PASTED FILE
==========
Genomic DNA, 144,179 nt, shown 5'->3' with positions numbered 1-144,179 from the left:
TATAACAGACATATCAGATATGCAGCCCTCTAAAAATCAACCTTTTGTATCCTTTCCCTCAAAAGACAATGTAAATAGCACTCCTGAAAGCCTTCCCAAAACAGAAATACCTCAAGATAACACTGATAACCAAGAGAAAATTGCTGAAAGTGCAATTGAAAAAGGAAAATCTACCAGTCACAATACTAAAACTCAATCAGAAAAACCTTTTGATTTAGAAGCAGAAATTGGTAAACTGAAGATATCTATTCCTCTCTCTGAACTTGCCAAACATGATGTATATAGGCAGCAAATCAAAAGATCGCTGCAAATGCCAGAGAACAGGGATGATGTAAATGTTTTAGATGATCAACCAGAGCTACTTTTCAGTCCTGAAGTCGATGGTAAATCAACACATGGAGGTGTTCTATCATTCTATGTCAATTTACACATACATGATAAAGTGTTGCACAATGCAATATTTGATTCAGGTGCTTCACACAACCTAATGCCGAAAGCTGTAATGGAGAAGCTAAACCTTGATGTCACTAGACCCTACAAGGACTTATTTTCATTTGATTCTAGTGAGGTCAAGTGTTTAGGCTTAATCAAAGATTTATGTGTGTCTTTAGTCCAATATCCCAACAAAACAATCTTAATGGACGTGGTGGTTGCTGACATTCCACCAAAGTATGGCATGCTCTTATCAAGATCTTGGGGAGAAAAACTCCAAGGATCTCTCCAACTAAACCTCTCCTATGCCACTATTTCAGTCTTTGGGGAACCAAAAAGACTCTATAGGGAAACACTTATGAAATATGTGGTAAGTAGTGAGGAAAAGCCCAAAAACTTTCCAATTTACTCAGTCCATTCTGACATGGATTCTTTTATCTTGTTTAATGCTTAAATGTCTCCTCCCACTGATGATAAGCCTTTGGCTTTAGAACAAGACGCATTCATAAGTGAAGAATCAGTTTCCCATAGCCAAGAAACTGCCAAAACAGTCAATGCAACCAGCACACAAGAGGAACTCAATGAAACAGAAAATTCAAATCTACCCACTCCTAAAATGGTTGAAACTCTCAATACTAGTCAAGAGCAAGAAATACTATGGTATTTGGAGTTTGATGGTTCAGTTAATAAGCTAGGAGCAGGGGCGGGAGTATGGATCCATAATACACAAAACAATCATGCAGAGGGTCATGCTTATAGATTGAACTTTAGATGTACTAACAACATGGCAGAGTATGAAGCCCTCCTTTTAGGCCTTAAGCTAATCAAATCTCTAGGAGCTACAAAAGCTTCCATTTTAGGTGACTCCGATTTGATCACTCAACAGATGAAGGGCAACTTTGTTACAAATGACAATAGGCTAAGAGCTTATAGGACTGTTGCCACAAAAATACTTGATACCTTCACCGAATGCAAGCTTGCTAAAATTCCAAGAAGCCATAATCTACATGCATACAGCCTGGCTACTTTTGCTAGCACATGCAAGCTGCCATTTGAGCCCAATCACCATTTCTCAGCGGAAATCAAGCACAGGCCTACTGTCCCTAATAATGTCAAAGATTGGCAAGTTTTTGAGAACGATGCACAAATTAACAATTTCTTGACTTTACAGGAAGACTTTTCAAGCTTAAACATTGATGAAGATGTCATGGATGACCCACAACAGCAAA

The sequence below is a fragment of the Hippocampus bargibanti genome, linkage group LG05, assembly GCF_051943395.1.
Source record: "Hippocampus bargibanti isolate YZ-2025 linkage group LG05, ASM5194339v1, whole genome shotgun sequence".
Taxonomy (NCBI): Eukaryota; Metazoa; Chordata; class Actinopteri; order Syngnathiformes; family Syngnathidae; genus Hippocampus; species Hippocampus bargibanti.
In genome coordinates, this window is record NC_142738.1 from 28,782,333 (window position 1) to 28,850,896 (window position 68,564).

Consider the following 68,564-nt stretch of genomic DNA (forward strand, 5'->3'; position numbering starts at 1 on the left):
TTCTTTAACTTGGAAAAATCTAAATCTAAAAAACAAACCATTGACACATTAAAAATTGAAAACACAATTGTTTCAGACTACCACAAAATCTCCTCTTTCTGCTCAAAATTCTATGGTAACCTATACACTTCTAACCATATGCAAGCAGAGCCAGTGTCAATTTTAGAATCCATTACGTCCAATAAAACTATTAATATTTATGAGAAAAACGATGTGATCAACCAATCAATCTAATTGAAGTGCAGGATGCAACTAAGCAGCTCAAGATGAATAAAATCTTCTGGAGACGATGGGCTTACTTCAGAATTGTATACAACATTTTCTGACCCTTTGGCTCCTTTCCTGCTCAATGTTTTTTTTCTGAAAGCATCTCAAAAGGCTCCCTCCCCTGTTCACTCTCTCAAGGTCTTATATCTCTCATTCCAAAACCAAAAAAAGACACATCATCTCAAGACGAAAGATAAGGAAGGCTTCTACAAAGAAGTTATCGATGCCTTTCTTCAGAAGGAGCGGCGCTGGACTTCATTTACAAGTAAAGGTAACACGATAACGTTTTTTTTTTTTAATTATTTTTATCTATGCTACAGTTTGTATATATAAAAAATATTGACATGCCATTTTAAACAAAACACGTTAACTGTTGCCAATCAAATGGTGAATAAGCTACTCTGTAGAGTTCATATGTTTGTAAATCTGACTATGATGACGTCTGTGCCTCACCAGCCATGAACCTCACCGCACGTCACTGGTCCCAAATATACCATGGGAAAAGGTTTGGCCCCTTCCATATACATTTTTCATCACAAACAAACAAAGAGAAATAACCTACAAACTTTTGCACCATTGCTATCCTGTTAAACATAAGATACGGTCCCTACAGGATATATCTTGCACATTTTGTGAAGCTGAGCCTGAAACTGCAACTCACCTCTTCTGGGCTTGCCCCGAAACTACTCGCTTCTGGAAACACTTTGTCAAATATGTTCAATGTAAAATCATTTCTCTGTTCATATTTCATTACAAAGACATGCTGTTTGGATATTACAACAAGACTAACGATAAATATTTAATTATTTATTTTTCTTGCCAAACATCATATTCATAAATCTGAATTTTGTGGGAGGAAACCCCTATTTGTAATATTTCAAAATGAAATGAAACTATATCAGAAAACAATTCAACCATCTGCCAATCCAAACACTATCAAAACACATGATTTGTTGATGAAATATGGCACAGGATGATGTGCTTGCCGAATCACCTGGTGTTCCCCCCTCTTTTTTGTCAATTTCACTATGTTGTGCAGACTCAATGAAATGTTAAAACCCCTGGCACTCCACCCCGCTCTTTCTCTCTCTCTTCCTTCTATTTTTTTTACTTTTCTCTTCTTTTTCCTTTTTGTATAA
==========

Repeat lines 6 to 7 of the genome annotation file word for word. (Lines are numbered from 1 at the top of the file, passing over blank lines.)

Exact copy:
In genome coordinates, this window is record NC_142738.1 from 28,782,333 (window position 1) to 28,850,896 (window position 68,564).

Consider the following 68,564-nt stretch of genomic DNA (forward strand, 5'->3'; position numbering starts at 1 on the left):